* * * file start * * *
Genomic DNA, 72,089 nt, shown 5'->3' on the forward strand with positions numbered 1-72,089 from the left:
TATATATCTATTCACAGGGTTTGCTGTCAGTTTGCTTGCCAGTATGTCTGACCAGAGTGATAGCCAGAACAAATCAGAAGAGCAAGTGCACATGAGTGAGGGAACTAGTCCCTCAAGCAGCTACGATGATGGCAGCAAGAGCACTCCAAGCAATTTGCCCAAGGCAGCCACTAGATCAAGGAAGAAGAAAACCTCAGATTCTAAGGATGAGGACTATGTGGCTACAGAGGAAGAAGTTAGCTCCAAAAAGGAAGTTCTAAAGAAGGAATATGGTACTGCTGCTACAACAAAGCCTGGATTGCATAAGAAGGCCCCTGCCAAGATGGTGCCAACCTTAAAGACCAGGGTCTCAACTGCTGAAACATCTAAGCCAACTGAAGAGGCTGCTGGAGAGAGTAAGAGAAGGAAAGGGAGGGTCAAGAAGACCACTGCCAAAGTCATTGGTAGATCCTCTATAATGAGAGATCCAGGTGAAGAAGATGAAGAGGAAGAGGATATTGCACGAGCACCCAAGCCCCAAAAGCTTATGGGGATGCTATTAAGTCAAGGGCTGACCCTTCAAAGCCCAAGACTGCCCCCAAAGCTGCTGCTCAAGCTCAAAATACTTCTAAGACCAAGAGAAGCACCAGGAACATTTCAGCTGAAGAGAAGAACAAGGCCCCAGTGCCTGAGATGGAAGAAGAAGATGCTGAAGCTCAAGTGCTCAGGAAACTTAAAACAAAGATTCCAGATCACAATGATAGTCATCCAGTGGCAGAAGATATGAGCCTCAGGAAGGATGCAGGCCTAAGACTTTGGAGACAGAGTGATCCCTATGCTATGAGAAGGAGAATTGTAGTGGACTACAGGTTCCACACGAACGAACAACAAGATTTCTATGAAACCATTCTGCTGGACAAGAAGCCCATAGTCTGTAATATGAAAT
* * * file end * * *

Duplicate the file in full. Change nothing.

Genomic DNA, 72,089 nt, shown 5'->3' on the forward strand with positions numbered 1-72,089 from the left:
TATATATCTATTCACAGGGTTTGCTGTCAGTTTGCTTGCCAGTATGTCTGACCAGAGTGATAGCCAGAACAAATCAGAAGAGCAAGTGCACATGAGTGAGGGAACTAGTCCCTCAAGCAGCTACGATGATGGCAGCAAGAGCACTCCAAGCAATTTGCCCAAGGCAGCCACTAGATCAAGGAAGAAGAAAACCTCAGATTCTAAGGATGAGGACTATGTGGCTACAGAGGAAGAAGTTAGCTCCAAAAAGGAAGTTCTAAAGAAGGAATATGGTACTGCTGCTACAACAAAGCCTGGATTGCATAAGAAGGCCCCTGCCAAGATGGTGCCAACCTTAAAGACCAGGGTCTCAACTGCTGAAACATCTAAGCCAACTGAAGAGGCTGCTGGAGAGAGTAAGAGAAGGAAAGGGAGGGTCAAGAAGACCACTGCCAAAGTCATTGGTAGATCCTCTATAATGAGAGATCCAGGTGAAGAAGATGAAGAGGAAGAGGATATTGCACGAGCACCCAAGCCCCAAAAGCTTATGGGGATGCTATTAAGTCAAGGGCTGACCCTTCAAAGCCCAAGACTGCCCCCAAAGCTGCTGCTCAAGCTCAAAATACTTCTAAGACCAAGAGAAGCACCAGGAACATTTCAGCTGAAGAGAAGAACAAGGCCCCAGTGCCTGAGATGGAAGAAGAAGATGCTGAAGCTCAAGTGCTCAGGAAACTTAAAACAAAGATTCCAGATCACAATGATAGTCATCCAGTGGCAGAAGATATGAGCCTCAGGAAGGATGCAGGCCTAAGACTTTGGAGACAGAGTGATCCCTATGCTATGAGAAGGAGAATTGTAGTGGACTACAGGTTCCACACGAACGAACAACAAGATTTCTATGAAACCATTCTGCTGGACAAGAAGCCCATAGTCTGTAATATGAAAT